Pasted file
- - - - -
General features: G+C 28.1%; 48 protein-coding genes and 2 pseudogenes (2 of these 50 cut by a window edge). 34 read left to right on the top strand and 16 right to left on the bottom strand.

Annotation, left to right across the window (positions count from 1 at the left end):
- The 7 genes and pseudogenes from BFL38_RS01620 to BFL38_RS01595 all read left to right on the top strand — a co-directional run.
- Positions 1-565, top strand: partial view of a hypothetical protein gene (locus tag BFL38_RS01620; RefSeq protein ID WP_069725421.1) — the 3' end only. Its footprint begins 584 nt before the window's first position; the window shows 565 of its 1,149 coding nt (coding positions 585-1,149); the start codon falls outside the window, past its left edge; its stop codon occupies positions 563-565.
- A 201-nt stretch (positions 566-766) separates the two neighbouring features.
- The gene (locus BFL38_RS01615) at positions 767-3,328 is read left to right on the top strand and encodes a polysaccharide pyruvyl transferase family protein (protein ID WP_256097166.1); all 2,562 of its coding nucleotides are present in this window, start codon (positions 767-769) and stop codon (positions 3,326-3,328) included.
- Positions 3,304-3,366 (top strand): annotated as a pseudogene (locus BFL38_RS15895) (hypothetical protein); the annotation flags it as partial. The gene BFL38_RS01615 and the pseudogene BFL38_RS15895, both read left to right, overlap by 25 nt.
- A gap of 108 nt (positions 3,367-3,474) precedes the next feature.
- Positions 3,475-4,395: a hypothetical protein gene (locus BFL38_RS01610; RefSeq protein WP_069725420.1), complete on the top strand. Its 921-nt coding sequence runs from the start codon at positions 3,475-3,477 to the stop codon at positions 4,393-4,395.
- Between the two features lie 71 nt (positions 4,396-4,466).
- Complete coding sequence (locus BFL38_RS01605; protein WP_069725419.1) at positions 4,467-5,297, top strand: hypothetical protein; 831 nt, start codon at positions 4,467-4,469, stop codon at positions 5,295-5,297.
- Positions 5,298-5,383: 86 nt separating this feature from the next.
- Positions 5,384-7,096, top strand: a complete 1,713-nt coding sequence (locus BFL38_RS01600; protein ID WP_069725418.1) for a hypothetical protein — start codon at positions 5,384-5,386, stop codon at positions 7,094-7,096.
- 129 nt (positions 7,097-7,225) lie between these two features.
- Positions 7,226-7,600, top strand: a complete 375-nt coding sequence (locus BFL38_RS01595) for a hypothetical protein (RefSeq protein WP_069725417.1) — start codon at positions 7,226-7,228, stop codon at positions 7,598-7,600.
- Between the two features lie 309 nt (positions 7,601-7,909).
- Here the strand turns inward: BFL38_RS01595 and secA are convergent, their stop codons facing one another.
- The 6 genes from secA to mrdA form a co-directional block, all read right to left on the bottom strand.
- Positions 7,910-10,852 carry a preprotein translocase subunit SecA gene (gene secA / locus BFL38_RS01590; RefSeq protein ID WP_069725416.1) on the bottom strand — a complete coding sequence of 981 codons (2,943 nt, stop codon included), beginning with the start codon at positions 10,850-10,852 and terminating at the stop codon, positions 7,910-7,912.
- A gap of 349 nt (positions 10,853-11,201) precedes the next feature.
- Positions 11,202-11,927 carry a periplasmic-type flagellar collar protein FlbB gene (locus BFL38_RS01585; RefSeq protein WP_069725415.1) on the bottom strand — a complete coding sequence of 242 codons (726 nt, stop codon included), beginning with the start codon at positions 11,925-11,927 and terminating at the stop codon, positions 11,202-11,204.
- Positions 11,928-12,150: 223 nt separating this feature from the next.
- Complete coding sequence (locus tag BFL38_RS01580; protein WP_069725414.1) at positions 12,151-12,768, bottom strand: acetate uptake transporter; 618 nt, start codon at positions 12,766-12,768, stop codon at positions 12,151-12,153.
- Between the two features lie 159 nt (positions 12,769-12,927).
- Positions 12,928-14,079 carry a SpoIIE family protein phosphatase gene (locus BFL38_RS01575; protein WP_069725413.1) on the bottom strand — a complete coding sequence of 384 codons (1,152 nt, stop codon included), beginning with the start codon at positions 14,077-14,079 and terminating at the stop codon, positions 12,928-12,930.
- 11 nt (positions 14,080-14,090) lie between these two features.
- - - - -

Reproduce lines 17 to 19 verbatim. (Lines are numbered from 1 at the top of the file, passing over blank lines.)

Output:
- Here the strand turns inward: BFL38_RS01595 and secA are convergent, their stop codons facing one another.
- The 6 genes from secA to mrdA form a co-directional block, all read right to left on the bottom strand.
- Positions 7,910-10,852 carry a preprotein translocase subunit SecA gene (gene secA / locus BFL38_RS01590; RefSeq protein ID WP_069725416.1) on the bottom strand — a complete coding sequence of 981 codons (2,943 nt, stop codon included), beginning with the start codon at positions 10,850-10,852 and terminating at the stop codon, positions 7,910-7,912.